MON­STERS NC.

SCOTT STONEMAN’S ’68 CA­MARO IS A MAS­TER­CLASS IN STREET PRES­ENCE

Street Machine - - Monster Inc - STORY AN­DREW BROADLEY PHO­TOS MITCH HEM­MING

IF YOU like the look of Scott ‘Stoney’ Stoneman’s ’68 Ca­maro with its slammed stance, 22-inch Sim­mons wheels and tur­bocharged LS pow­er­plant, then you should see his other Ca­maro.

Af­ter all, this one was largely cob­bled to­gether in just three weeks with left­over hard­ware from his ’69 build, so you can bet the new car will be kind of a big deal when it even­tu­ally hits the road. But for now, let’s fo­cus on the ’68, be­cause it’s a pretty im­pres­sive bit of kit in its own right.

“The other Ca­maro has a pro tour­ing chas­sis from Amer­ica and is body-dropped with a 14/71-blown LSX and airbags; it lays its sills on the ground on a 22-inch rim,” Stoney says. “But it’s turn­ing out to be a long-term project, so I bought the ’68 with the in­ten­tion of tak­ing my mind off the ’69 build for a while.”

He heard about the Ca­maro through a mate, and af­ter in­spect­ing the car he ne­go­ti­ated a deal and bought it, in spite of the fact that it was “filthy, had the ugli­est rims in the world and hadn’t been started for years”. Within the hour he had some fresh rolling stock bolted up, and af­ter turf­ing the dud wheels in the skip bin be­hind Cus­tom Wheels & Tyres in Pen­rith, dragged his new ac­qui­si­tion home to the Gold Coast.

It was a fac­tory big-block car with an RS grille, and had al­ready been sub­jected to a butchered set of mini-tubs and some iffy rear end work. With the most mod­est of in­ten­tions, Stoney planned to get it sit­ting nice and low then cruise it ev­ery­where, but the leaf springs had been re­set so much that they had be­come in­verted, and it rode hor­ri­bly.

When he spot­ted a Street Rod Garage chas­sis for sale, he flew down to Mel­bourne and bought it to slide un­der his ’69 project. All of a sud­den he had a bunch of hand-me-down chas­sis, sus­pen­sion and driv­e­line com­po­nents, all of which made their way into the ’68. It sud­denly in­her­ited a bunch of LS en­gine con­ver­sion parts, a De­den­bear-cased Pow­er­glide, airbags, AP Rac­ing brakes and epic 22x8.5 and 22x12 Sim­mons wheels, and the scope of the build es­ca­lated sig­nif­i­cantly.

“I had a set of turbo head­ers to suit LS, so I fig­ured it was eas­ier to go turbo than to make a new set of head­ers to suit as­pi­rated,” Stoney says. “The first fab­ri­ca­tor got stuck in, ripped the car apart and mounted the en­gine. I went out there one day with a new Gar­rett GTX42 and tried to de­cide where to put it. One of the boys there jok­ingly sug­gested we put it right next to the head­light, and it looked cool so we went with that. I had to change the RS front for the bil­let grille as the head­light flaps couldn’t open due to the turbo and in­ter­cooler be­ing in the way. Hav­ing the turbo there meant that it was just a V-band clamp straight to the in­ter­cooler.”

The fab­ri­ca­tor’s per­sonal life meant progress halted for a while, and when Stoney even­tu­ally picked the car up, he for­feited a bunch of pre-paid funds in the process. The car then

THIS CA­MARO WAS LARGELY COB­BLED TO­GETHER IN JUST THREE WEEKS WITH LEFT­OVER HARD­WARE FROM SCOTT’S ’69 BUILD

went to his good mate Nathan Allen at Elite Fab­ri­ca­tions, but sadly just days later, Nathan took his own life.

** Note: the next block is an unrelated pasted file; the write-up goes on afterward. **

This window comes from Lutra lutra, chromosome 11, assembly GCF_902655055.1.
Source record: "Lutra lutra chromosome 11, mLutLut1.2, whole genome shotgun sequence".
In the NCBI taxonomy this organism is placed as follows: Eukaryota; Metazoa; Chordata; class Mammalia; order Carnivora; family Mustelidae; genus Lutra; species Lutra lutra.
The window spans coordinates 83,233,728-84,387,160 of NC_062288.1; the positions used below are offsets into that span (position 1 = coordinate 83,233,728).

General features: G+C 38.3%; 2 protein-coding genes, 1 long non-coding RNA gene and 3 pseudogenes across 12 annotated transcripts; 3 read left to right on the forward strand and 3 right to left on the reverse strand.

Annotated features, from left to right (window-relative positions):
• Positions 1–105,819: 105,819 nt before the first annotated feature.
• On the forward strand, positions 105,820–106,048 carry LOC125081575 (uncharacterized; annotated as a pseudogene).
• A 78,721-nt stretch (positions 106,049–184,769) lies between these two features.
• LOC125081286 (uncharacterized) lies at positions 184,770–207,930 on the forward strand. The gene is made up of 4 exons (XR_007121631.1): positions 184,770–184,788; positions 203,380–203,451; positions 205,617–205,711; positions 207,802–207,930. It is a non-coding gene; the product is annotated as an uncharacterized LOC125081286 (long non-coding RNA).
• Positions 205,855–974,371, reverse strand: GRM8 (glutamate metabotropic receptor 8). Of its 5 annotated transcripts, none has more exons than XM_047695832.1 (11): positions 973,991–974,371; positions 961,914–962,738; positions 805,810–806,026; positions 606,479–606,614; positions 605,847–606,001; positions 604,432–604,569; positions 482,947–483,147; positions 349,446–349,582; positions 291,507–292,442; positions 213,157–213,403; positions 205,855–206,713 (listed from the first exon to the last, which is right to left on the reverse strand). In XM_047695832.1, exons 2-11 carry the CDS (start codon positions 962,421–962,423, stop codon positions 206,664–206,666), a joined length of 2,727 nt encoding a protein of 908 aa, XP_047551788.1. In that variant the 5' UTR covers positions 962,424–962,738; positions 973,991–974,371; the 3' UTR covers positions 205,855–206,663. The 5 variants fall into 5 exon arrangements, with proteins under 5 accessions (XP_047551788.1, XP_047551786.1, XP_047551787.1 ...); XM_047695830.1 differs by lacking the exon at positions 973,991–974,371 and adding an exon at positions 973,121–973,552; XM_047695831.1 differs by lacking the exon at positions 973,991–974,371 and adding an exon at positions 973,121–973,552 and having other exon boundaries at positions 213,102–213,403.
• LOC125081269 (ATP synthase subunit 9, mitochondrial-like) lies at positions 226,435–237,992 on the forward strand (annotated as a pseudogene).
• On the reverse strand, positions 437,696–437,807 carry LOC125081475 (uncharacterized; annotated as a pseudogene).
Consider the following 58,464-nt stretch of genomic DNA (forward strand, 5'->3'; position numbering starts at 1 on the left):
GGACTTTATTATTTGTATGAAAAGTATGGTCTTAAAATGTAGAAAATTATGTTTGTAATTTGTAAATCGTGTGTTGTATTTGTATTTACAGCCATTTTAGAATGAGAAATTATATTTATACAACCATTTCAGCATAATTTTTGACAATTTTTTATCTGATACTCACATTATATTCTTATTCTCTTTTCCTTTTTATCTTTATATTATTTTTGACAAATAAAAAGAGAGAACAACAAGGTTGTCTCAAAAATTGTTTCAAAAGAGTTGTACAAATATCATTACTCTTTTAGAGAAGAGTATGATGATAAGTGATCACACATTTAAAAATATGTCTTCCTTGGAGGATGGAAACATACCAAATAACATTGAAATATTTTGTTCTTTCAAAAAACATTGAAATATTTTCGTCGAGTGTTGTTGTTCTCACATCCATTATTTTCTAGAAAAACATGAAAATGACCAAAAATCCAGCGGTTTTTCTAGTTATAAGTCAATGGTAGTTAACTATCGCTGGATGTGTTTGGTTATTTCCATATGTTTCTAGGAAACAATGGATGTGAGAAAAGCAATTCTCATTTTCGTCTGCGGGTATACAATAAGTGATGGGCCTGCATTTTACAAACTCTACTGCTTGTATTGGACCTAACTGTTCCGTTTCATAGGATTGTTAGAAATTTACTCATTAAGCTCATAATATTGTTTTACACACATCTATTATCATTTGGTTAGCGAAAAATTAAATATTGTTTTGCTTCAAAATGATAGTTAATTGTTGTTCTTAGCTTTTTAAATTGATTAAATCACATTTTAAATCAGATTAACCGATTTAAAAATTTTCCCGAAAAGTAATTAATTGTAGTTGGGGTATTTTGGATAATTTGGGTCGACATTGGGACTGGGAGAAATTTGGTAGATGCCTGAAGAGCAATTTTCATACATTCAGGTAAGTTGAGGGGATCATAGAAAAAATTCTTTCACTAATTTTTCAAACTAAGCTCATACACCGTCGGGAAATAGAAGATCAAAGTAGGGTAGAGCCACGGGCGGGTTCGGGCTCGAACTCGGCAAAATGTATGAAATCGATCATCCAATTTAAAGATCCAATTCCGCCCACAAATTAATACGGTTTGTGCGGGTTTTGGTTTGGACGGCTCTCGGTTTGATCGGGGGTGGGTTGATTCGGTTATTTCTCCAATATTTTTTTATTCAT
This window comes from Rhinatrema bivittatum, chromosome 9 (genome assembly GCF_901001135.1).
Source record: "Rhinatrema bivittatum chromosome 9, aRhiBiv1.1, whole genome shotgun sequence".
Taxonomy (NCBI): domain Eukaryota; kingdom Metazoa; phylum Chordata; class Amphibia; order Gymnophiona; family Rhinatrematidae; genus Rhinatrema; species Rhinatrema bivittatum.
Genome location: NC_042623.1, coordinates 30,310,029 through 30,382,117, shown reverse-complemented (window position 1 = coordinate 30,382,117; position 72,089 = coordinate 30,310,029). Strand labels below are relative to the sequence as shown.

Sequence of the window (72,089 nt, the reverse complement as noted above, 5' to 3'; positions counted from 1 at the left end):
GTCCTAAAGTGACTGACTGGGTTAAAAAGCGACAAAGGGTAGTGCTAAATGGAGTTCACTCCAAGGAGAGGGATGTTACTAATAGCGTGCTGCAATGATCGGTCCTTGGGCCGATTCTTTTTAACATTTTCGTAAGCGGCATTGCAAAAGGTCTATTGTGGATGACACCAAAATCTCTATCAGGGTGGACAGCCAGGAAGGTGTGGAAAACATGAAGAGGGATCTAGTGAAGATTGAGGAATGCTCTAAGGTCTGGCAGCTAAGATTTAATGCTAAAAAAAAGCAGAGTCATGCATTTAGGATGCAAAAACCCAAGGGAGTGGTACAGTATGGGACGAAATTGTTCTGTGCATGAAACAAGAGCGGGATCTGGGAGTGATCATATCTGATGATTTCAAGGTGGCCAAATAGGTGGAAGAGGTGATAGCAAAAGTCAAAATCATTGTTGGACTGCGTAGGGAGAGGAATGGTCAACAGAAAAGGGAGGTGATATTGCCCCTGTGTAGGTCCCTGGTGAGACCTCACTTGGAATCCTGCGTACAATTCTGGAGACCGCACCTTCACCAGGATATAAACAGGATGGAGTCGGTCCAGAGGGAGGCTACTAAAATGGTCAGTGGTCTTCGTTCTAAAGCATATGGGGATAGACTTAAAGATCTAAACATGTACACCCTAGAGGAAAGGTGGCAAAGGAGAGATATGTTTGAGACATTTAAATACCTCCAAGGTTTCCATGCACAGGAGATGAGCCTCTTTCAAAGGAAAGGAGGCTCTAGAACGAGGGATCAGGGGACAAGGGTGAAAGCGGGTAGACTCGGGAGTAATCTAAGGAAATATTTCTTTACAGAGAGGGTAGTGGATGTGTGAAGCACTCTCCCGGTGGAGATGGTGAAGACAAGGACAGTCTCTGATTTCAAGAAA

“At Nathan’s funeral, mid-de­cem­ber 2015, Nathan’s brother Matt Allen and I de­cided that we would take the car to Summernats in Jan­uary. It didn’t need to be 100 per cent fin­ished, as it would just go on the Mon­str Cloth­ing stand – it just had to look pretty. He had three weeks, and while it seemed pos­si­ble, it turned out there was a lot more work than what I’d ex­plained to Matt. Sorry mate!”

Matt, his dad John and a heap of other guys spent three weeks solid work­ing on the car at his shop Ex­treme Metal Craft in Cowra, fin­ish­ing the en­gine con­ver­sion, wiring, fab­ri­cat­ing the ex­haust, fit­ting the airbags and brakes, do­ing the whole rear-half chas­sis and floor, and build­ing the four-link and boot floor.

There were teething prob­lems, as one would ex­pect, but the car made it to Summernats, and when Stoney first saw it dumped into the weeds and tuck­ing six inches of rim, he was stoked to say the very least.

Af­ter the ’Nats, he worked through the bugs and the Ca­maro went on to be­come a fully-fledged street car. Matt from MKA rewired it from front to back, while Cas­tle Hill Per­for­mance in­stalled the Hal­tech Elite 2500 and man­aged to fetch an im­pres­sive 590rwhp out of the cammed L98 6.0-litre on just 10psi of boost. With a loose con­verter and mod­estly pro­por­tioned turbo, Stoney tells us it’s a hoot to drive on the street.

“One of my best mates has a 1000hp turbo LSX Walky,” he says, “and it is so laggy com­pared to this that even though it makes twice the power, the Walky would need a long street to catch it.”

It’ll need an even longer street now, be­cause since these pho­tos were taken, Stoney’s fit­ted up a forged stro­ker en­gine in search of even more grunt. He’s also look­ing to of­fload the car, be­cause the time to move for­ward with the ’69 build is at hand. If you can see your­self prowl­ing the streets in this tubbed, ’bagged and tur­boed mon­ster, we’ll be happy to put you in touch with him.

“Matt and John Allen were key to get­ting this car done,” Stoney says. “They have gone above and be­yond help­ing me with ev­ery­thing. At the end of the day, the main part of the car was built in three weeks with a bunch of left­overs from my other car, be­cause as Nathan al­ways said: ‘There’s no such word as can’t.’”

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